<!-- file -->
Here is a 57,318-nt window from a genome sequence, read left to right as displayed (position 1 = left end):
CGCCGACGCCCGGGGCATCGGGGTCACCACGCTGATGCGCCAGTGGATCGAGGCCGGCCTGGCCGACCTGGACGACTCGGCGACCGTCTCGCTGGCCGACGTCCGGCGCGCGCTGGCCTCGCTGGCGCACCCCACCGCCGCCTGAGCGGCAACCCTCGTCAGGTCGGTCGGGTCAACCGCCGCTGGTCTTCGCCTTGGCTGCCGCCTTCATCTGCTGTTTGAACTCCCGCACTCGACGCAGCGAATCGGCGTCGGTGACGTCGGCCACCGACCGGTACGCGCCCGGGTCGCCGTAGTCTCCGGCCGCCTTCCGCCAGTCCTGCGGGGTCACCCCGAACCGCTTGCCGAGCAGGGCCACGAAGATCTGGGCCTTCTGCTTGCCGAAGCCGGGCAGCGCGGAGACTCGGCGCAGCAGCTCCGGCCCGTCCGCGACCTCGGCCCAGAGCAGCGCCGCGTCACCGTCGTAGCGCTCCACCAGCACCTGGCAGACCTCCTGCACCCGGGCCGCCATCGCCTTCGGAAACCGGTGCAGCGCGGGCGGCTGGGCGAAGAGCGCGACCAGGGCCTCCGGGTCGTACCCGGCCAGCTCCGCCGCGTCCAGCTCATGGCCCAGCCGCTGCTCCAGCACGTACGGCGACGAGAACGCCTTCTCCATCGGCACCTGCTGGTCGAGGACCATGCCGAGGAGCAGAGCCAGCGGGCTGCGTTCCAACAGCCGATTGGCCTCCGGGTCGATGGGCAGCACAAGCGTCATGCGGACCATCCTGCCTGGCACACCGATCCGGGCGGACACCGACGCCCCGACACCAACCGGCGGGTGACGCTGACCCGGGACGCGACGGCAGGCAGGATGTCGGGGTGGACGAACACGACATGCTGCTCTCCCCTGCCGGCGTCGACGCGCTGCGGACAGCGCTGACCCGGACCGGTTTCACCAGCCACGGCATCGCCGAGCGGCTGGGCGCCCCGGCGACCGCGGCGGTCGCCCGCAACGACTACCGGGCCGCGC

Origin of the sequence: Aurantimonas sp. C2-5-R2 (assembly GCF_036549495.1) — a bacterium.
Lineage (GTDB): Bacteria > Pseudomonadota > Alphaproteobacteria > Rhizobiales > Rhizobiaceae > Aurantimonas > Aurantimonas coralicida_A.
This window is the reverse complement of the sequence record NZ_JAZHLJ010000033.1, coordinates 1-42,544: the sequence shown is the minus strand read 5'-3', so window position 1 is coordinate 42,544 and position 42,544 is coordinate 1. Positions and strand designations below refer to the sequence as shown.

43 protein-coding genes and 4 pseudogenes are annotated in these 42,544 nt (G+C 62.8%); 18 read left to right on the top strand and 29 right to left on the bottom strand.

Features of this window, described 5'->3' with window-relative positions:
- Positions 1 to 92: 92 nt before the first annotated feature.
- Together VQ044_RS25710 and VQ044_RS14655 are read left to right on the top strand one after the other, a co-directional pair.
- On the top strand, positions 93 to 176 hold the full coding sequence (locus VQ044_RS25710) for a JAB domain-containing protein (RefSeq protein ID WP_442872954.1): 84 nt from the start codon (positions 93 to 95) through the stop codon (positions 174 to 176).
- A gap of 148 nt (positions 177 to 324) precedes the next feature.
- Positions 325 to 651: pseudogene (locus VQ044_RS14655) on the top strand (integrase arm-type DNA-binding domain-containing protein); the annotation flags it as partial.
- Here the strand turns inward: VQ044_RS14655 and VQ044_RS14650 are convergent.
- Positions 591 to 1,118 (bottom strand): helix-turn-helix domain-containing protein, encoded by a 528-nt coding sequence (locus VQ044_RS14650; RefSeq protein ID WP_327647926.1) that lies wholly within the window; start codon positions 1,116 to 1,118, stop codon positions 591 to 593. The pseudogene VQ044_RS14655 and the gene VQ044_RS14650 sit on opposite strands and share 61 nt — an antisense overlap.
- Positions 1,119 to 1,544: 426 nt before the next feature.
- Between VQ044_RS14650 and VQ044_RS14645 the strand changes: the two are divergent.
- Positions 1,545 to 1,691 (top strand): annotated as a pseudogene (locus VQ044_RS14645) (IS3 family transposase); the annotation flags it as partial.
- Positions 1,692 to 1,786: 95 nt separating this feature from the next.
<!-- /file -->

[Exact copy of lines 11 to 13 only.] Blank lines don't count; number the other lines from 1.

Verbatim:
- A gap of 148 nt (positions 177 to 324) precedes the next feature.
- Positions 325 to 651: pseudogene (locus VQ044_RS14655) on the top strand (integrase arm-type DNA-binding domain-containing protein); the annotation flags it as partial.
- Here the strand turns inward: VQ044_RS14655 and VQ044_RS14650 are convergent.